The obligatory 'Lieberman on McCain's Short List' Post

Rick Moran
So says the Financial Times. And it really isn't suprising when you think about it. Lieberman gives McCain something that other candidates don't; proof that he is a different candidate for president.
 
Mr Lieberman, who has campaigned for the Arizona senator, has long been ­considered an unconventional but plausible choice for Mr McCain.

Although Democrats have rejected Mr McCain's image as a maverick politician, Mr Lieberman's support for the presumptive Republican nominee has, much to the chagrin of his former ­colleagues, helped to boost Mr McCain's reputation as a bi-partisan legislator with friends on both sides of the aisle. Mr Lieberman, a staunch supporter of Israel, could also help Mr McCain win over Jewish voters.

"[McCain] loves Lieberman. And he is on the [short-]list because Lieberman has never embarrassed anyone, never misspoken. The first rule is, don't take someone who costs you votes," said one McCain adviser.



Taking Romney or anyone else being vetted would simply be standard politics. But reaching out and choosing a Jewish independent senator closely identified with the Democratic party would definitely be a huge plus for McCain among independents, conservative Democratics, and perhaps even a good percentage of Jewish voters who traditionally vote for the Democrat in overwhelming numbers. But what are Lieberman's true chances?

Conservative idealogues would hit the roof, no doubt - and for good reason. "Fightin' Joe" is a big supporter of big labor, big government, and big budgets. He's against tax cuts and is suspect on drilling. In short, Lieberman is a pretty good canddate for Vice President, alright - but for Obama not McCain.

Nevertheless, McCain, the Maverick, might just feel he has to make a big splash with his pick of running mate and there is little doubt that Lieberman would fill that bill. Whether he wants to alienate a good chunk of his base in the process is a question the candidate will have to address before that historic choice is made.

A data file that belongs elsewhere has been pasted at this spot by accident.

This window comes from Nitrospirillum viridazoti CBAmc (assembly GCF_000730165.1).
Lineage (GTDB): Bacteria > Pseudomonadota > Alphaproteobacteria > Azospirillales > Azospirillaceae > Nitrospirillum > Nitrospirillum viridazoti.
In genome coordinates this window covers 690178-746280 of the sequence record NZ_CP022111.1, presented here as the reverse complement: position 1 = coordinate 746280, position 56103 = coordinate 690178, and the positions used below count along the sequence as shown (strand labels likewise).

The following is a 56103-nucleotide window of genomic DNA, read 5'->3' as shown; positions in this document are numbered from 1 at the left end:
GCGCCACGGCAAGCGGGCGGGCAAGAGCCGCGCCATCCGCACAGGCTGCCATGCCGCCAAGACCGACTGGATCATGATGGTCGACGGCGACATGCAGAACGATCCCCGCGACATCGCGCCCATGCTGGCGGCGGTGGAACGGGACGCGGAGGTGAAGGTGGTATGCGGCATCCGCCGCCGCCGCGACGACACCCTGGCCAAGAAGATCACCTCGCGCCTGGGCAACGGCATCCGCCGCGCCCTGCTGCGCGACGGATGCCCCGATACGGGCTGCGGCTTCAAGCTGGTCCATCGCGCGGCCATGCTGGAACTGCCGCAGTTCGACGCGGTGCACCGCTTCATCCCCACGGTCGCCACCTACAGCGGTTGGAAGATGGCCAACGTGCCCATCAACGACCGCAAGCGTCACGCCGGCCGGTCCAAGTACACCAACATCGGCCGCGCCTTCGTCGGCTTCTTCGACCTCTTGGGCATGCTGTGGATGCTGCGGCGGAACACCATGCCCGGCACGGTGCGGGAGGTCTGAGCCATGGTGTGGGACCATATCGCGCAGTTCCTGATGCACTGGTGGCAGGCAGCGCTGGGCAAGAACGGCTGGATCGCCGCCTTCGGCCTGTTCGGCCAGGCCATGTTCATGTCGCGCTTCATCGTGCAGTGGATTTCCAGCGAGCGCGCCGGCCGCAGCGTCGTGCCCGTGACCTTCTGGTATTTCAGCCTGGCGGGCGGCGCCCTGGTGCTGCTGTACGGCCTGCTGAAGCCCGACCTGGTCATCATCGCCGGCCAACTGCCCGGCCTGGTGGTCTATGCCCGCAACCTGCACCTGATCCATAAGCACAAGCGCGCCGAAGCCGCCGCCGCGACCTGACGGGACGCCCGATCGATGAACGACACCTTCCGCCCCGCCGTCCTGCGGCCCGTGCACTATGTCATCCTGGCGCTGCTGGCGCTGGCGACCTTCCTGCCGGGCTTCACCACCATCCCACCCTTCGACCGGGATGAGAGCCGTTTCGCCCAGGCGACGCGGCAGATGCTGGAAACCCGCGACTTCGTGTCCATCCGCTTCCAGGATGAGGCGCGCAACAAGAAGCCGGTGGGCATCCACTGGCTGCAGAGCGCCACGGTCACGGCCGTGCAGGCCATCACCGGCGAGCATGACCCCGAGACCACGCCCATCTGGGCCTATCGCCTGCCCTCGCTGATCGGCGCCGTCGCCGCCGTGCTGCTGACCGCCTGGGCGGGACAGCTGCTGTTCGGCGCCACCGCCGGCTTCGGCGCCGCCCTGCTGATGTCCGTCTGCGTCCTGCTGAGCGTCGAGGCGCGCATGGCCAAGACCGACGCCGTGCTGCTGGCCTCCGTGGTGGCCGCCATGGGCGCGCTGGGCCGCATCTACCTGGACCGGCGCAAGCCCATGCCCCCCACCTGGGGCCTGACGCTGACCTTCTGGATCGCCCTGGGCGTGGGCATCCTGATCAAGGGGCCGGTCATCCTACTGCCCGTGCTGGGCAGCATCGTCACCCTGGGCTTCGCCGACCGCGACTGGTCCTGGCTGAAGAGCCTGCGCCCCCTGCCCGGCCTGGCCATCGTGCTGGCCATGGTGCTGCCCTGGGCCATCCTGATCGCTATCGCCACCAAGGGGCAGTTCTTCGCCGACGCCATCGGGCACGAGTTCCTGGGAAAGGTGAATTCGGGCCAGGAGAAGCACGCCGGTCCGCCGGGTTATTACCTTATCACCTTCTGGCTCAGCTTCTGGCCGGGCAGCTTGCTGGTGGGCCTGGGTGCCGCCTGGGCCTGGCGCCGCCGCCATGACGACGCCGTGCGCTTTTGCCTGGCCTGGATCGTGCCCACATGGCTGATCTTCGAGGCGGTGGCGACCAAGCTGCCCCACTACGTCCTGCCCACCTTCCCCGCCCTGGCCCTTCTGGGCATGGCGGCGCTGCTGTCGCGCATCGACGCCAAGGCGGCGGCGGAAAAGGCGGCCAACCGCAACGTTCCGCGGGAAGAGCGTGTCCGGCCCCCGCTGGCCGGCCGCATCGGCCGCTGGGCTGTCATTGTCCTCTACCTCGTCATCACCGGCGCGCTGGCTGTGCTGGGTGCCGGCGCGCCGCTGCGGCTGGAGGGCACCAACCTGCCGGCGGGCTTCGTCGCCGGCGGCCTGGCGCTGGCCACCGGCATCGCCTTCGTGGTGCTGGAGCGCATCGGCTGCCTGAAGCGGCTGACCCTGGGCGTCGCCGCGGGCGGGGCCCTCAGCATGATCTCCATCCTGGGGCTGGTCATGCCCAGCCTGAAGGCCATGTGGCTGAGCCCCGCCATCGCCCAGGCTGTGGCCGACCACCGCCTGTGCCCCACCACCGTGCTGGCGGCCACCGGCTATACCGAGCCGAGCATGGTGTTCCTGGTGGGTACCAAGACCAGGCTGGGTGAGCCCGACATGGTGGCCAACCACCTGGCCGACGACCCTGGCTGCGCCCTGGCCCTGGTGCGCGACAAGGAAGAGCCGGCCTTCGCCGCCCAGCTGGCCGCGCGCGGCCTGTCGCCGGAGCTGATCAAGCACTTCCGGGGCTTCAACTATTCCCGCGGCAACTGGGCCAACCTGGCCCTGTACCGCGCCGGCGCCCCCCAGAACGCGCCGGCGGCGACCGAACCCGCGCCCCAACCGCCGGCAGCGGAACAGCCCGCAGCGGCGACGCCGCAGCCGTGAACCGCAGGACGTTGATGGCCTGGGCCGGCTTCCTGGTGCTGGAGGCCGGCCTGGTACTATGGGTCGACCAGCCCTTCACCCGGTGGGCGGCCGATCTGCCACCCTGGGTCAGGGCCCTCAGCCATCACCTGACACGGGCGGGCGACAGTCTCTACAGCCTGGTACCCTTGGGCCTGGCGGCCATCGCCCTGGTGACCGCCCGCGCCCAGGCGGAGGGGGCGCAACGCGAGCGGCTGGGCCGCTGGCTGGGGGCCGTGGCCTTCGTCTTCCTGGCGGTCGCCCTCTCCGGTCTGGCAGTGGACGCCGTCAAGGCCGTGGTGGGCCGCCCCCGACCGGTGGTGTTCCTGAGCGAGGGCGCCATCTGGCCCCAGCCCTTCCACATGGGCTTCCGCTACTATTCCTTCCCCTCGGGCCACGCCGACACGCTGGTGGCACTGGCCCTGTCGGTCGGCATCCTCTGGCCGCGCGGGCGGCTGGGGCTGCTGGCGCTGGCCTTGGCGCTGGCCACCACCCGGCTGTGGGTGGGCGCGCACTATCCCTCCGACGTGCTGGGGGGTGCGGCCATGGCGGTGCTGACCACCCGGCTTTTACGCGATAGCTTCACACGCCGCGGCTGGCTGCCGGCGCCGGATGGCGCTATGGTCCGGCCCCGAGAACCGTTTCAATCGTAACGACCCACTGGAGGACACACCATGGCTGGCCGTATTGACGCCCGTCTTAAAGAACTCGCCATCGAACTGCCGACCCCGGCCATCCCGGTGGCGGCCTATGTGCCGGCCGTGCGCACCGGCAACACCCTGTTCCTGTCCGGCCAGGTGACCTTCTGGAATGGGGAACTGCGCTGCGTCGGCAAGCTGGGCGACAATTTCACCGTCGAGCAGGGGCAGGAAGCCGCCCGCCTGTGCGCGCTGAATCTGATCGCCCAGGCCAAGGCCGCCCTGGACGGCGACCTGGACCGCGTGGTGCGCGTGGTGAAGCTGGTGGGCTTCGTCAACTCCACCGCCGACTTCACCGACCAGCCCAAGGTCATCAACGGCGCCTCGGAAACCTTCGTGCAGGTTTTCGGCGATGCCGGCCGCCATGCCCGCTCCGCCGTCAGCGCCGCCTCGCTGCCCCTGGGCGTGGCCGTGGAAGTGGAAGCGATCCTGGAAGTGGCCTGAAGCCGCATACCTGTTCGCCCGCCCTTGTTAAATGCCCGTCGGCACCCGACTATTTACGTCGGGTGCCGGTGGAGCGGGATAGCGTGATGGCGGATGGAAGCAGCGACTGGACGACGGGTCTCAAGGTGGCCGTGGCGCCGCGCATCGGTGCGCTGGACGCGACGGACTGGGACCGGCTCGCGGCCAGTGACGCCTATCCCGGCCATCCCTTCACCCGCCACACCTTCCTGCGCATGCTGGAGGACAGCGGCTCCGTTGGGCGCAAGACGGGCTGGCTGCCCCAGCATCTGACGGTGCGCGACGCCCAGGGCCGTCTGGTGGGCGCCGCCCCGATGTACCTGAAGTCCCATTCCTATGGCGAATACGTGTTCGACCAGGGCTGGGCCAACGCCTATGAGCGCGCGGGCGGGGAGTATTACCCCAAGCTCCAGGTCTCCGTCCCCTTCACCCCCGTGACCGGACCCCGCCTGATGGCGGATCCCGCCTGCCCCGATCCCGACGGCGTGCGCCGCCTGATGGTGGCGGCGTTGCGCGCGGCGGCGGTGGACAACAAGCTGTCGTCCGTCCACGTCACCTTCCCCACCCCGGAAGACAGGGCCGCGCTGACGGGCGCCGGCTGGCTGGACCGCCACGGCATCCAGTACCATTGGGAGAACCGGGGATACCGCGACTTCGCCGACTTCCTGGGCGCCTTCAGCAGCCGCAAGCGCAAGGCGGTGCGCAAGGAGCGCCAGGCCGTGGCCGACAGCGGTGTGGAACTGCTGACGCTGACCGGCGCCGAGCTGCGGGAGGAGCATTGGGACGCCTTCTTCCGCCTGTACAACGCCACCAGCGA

So says the Financial Times. And it really isn't suprising when you think about it. Lieberman gives McCain something that other candidates don't; proof that he is a different candidate for president.
 
Mr Lieberman, who has campaigned for the Arizona senator, has long been ­considered an unconventional but plausible choice for Mr McCain.

Although Democrats have rejected Mr McCain's image as a maverick politician, Mr Lieberman's support for the presumptive Republican nominee has, much to the chagrin of his former ­colleagues, helped to boost Mr McCain's reputation as a bi-partisan legislator with friends on both sides of the aisle. Mr Lieberman, a staunch supporter of Israel, could also help Mr McCain win over Jewish voters.

"[McCain] loves Lieberman. And he is on the [short-]list because Lieberman has never embarrassed anyone, never misspoken. The first rule is, don't take someone who costs you votes," said one McCain adviser.



Taking Romney or anyone else being vetted would simply be standard politics. But reaching out and choosing a Jewish independent senator closely identified with the Democratic party would definitely be a huge plus for McCain among independents, conservative Democratics, and perhaps even a good percentage of Jewish voters who traditionally vote for the Democrat in overwhelming numbers. But what are Lieberman's true chances?

Conservative idealogues would hit the roof, no doubt - and for good reason. "Fightin' Joe" is a big supporter of big labor, big government, and big budgets. He's against tax cuts and is suspect on drilling. In short, Lieberman is a pretty good canddate for Vice President, alright - but for Obama not McCain.

Nevertheless, McCain, the Maverick, might just feel he has to make a big splash with his pick of running mate and there is little doubt that Lieberman would fill that bill. Whether he wants to alienate a good chunk of his base in the process is a question the candidate will have to address before that historic choice is made.